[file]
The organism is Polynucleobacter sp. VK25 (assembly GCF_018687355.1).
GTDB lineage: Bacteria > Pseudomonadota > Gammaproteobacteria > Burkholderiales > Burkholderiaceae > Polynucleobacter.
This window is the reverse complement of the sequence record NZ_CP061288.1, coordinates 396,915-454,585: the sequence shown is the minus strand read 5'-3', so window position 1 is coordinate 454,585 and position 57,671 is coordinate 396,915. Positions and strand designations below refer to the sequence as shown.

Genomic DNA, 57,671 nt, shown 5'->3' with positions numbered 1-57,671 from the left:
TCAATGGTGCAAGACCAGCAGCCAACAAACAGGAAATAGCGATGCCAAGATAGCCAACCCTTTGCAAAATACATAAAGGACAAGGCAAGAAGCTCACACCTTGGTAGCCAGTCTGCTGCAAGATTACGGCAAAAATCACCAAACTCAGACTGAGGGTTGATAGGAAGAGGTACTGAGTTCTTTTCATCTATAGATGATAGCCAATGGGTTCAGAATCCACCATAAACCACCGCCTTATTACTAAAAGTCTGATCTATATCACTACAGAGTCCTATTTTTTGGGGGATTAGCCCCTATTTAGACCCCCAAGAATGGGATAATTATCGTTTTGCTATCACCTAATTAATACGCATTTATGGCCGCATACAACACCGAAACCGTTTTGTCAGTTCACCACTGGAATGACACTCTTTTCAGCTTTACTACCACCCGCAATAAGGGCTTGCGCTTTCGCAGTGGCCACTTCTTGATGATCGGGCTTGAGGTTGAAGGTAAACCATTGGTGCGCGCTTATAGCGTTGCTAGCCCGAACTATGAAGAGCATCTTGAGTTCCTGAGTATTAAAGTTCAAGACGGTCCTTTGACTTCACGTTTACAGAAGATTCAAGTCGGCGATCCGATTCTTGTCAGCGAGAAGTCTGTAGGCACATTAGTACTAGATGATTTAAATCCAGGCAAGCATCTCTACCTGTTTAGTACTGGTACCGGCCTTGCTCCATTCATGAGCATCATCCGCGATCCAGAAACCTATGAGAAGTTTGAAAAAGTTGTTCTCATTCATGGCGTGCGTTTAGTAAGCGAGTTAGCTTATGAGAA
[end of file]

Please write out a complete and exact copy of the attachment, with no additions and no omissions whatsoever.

The organism is Polynucleobacter sp. VK25 (assembly GCF_018687355.1).
GTDB lineage: Bacteria > Pseudomonadota > Gammaproteobacteria > Burkholderiales > Burkholderiaceae > Polynucleobacter.
This window is the reverse complement of the sequence record NZ_CP061288.1, coordinates 396,915-454,585: the sequence shown is the minus strand read 5'-3', so window position 1 is coordinate 454,585 and position 57,671 is coordinate 396,915. Positions and strand designations below refer to the sequence as shown.

Genomic DNA, 57,671 nt, shown 5'->3' with positions numbered 1-57,671 from the left:
TCAATGGTGCAAGACCAGCAGCCAACAAACAGGAAATAGCGATGCCAAGATAGCCAACCCTTTGCAAAATACATAAAGGACAAGGCAAGAAGCTCACACCTTGGTAGCCAGTCTGCTGCAAGATTACGGCAAAAATCACCAAACTCAGACTGAGGGTTGATAGGAAGAGGTACTGAGTTCTTTTCATCTATAGATGATAGCCAATGGGTTCAGAATCCACCATAAACCACCGCCTTATTACTAAAAGTCTGATCTATATCACTACAGAGTCCTATTTTTTGGGGGATTAGCCCCTATTTAGACCCCCAAGAATGGGATAATTATCGTTTTGCTATCACCTAATTAATACGCATTTATGGCCGCATACAACACCGAAACCGTTTTGTCAGTTCACCACTGGAATGACACTCTTTTCAGCTTTACTACCACCCGCAATAAGGGCTTGCGCTTTCGCAGTGGCCACTTCTTGATGATCGGGCTTGAGGTTGAAGGTAAACCATTGGTGCGCGCTTATAGCGTTGCTAGCCCGAACTATGAAGAGCATCTTGAGTTCCTGAGTATTAAAGTTCAAGACGGTCCTTTGACTTCACGTTTACAGAAGATTCAAGTCGGCGATCCGATTCTTGTCAGCGAGAAGTCTGTAGGCACATTAGTACTAGATGATTTAAATCCAGGCAAGCATCTCTACCTGTTTAGTACTGGTACCGGCCTTGCTCCATTCATGAGCATCATCCGCGATCCAGAAACCTATGAGAAGTTTGAAAAAGTTGTTCTCATTCATGGCGTGCGTTTAGTAAGCGAGTTAGCTTATGAGAA